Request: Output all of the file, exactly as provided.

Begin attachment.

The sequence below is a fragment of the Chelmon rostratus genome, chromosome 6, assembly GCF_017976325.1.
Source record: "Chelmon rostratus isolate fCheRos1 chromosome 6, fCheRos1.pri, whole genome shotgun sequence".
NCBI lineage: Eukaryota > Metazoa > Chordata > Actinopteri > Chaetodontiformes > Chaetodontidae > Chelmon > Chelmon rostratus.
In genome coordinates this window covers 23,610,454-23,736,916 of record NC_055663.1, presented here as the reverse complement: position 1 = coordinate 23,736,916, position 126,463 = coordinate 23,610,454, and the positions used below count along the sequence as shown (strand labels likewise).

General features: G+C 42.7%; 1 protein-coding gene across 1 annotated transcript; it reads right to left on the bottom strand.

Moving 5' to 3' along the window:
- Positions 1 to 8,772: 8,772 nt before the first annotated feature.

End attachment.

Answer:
The sequence below is a fragment of the Chelmon rostratus genome, chromosome 6, assembly GCF_017976325.1.
Source record: "Chelmon rostratus isolate fCheRos1 chromosome 6, fCheRos1.pri, whole genome shotgun sequence".
NCBI lineage: Eukaryota > Metazoa > Chordata > Actinopteri > Chaetodontiformes > Chaetodontidae > Chelmon > Chelmon rostratus.
In genome coordinates this window covers 23,610,454-23,736,916 of record NC_055663.1, presented here as the reverse complement: position 1 = coordinate 23,736,916, position 126,463 = coordinate 23,610,454, and the positions used below count along the sequence as shown (strand labels likewise).

General features: G+C 42.7%; 1 protein-coding gene across 1 annotated transcript; it reads right to left on the bottom strand.

Moving 5' to 3' along the window:
- Positions 1 to 8,772: 8,772 nt before the first annotated feature.